3.4.1 Overview of main structures and trends
The main institutional structures involved in the processes of international cultural co-operation are The Ministry of Culture, The Ministry of Foreign Affairs and The Latvian Institute.
"The Cultural Policy Guidelines 2006 – 2015" set the vision for the development of Latvian international co-operation:
In recent years, the Ministry of Culture has developed large bilateral cooperation programmes – representative festivals: "L'éttonante Lettonie" (Latvian Cultural Days in France, 2005), "En Printemps Français" (French Cultural Days in Latvia, 2007), German Cultural Month (2008), Latvian Cultural Season in Russia (2007-2008) and Russian Cultural Season in Latvia (2008).
The Ministry of Culture has signed agreements with several non-governmental organisations (The Latvian Literature Centre, The Music Information Centre, The New Theatre Institute of Latvia, Latvian Centre for Contemporary Art etc.) delegating to these institutions the organisation of Latvia's representation at big international events such as the Venice Biennial of Art, Venice Biennial of Architecture, San Paulo Biennial of Art, MIDEM, Frankfurt Book Fair etc.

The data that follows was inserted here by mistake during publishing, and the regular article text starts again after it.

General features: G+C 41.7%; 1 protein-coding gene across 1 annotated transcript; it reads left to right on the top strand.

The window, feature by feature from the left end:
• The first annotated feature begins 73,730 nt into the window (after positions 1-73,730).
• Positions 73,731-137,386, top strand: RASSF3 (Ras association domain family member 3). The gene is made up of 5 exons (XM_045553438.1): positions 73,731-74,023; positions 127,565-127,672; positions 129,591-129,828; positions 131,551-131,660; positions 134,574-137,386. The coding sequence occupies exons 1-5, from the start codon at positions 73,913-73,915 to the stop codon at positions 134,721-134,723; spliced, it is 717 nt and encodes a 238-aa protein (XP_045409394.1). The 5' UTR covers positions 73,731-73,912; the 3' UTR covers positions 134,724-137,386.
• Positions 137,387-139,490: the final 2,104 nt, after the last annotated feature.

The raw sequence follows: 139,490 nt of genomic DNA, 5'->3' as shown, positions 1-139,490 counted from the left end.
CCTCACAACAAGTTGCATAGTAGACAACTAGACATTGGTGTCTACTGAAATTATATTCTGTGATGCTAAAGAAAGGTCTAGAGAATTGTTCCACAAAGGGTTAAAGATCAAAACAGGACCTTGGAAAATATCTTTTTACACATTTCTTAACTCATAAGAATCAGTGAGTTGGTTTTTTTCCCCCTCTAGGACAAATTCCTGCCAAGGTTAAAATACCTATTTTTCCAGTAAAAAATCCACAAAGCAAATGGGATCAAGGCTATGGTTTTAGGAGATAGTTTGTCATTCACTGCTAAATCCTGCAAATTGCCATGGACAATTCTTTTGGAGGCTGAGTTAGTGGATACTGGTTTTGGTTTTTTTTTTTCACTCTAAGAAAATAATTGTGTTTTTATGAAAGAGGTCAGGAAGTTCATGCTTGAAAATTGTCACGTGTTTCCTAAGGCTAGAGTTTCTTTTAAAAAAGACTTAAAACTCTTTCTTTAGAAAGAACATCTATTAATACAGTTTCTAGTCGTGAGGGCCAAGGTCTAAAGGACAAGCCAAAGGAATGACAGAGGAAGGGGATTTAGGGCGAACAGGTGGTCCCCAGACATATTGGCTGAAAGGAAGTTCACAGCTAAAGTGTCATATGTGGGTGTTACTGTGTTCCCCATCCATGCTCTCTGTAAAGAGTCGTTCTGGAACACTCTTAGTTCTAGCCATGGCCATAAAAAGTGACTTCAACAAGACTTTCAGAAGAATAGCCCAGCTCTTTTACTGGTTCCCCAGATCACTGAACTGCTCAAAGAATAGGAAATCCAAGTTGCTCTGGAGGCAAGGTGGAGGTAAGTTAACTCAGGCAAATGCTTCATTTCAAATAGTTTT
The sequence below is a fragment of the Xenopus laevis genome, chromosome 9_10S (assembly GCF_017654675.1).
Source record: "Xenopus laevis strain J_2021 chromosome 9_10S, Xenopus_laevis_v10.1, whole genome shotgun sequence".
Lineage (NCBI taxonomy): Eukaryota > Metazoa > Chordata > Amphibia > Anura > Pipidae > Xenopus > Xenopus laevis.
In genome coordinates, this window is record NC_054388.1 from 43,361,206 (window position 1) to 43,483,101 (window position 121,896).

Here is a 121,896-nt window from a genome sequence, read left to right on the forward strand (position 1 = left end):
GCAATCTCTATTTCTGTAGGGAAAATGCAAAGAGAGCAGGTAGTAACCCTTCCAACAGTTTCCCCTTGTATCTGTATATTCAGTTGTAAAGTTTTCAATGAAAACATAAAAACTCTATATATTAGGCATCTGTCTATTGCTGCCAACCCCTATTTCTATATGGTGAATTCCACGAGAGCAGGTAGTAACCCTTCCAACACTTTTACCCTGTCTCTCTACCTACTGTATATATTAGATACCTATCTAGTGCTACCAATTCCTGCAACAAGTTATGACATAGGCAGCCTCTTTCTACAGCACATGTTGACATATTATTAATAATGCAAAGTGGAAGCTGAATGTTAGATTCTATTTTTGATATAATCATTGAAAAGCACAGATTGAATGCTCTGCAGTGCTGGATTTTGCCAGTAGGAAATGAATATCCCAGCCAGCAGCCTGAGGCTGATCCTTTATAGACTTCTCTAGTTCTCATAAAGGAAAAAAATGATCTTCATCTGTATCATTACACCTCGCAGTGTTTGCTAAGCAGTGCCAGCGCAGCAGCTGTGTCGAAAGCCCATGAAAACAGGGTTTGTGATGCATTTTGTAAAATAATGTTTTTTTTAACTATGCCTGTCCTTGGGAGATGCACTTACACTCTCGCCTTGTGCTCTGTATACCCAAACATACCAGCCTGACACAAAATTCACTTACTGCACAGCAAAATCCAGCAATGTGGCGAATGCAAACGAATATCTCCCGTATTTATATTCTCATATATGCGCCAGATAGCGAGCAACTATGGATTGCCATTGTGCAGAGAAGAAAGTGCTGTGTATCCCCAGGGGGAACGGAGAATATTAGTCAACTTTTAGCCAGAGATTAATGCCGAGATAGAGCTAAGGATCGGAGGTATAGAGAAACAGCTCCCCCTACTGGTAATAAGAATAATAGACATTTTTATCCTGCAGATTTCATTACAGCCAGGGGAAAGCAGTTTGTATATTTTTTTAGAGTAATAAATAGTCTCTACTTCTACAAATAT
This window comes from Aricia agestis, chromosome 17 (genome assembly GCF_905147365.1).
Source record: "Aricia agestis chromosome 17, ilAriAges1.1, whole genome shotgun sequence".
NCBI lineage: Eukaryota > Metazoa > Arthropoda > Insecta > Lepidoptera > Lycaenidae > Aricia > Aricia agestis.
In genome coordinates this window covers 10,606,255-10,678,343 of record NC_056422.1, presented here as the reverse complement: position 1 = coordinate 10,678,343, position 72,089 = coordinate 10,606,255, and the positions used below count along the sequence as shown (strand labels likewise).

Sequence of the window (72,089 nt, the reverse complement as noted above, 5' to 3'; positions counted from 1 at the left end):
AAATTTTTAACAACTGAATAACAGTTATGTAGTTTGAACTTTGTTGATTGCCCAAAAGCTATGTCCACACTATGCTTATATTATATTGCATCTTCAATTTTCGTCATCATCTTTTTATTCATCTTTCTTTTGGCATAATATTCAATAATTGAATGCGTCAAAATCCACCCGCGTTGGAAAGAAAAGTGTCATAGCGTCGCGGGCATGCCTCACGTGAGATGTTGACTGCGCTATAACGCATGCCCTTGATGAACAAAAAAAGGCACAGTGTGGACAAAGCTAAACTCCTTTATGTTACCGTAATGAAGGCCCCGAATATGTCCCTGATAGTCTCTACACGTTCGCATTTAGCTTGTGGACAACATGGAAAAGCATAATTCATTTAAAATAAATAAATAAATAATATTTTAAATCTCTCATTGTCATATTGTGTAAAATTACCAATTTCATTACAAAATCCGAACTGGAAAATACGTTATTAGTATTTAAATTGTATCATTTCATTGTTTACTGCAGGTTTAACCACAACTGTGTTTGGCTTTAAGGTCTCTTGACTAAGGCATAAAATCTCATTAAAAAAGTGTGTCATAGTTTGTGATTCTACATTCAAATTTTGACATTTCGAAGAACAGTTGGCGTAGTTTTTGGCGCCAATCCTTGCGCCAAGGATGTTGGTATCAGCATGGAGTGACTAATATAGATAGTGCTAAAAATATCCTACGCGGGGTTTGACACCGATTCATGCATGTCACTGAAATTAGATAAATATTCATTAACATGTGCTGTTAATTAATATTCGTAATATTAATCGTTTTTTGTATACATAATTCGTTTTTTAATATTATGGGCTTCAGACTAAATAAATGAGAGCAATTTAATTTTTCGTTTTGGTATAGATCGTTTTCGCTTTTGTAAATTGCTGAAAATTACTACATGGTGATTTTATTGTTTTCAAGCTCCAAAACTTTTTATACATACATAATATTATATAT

The Ministry of Foreign Affairs, in the Foreign policy guidelines (2006 – 2010), indicates that culture is one of the main resources and most effective instruments in establishing a positive image for the state. The guidelines point out that Latvia must develop a network of cultural attachés in those countries that are of strategic importance in terms of co-operation.
The Latvian Institute (http://www.li.lv/) int. al. offers special assistance to international journalists, editors, producers, researchers and other professionals.
Considerable international cultural co-operation is also undertaken in the non-governmental sector in Latvia. Individuals and organisations co-operate through networks, co-operation projects as well as through personal contacts.
See also chapter 3.4.2.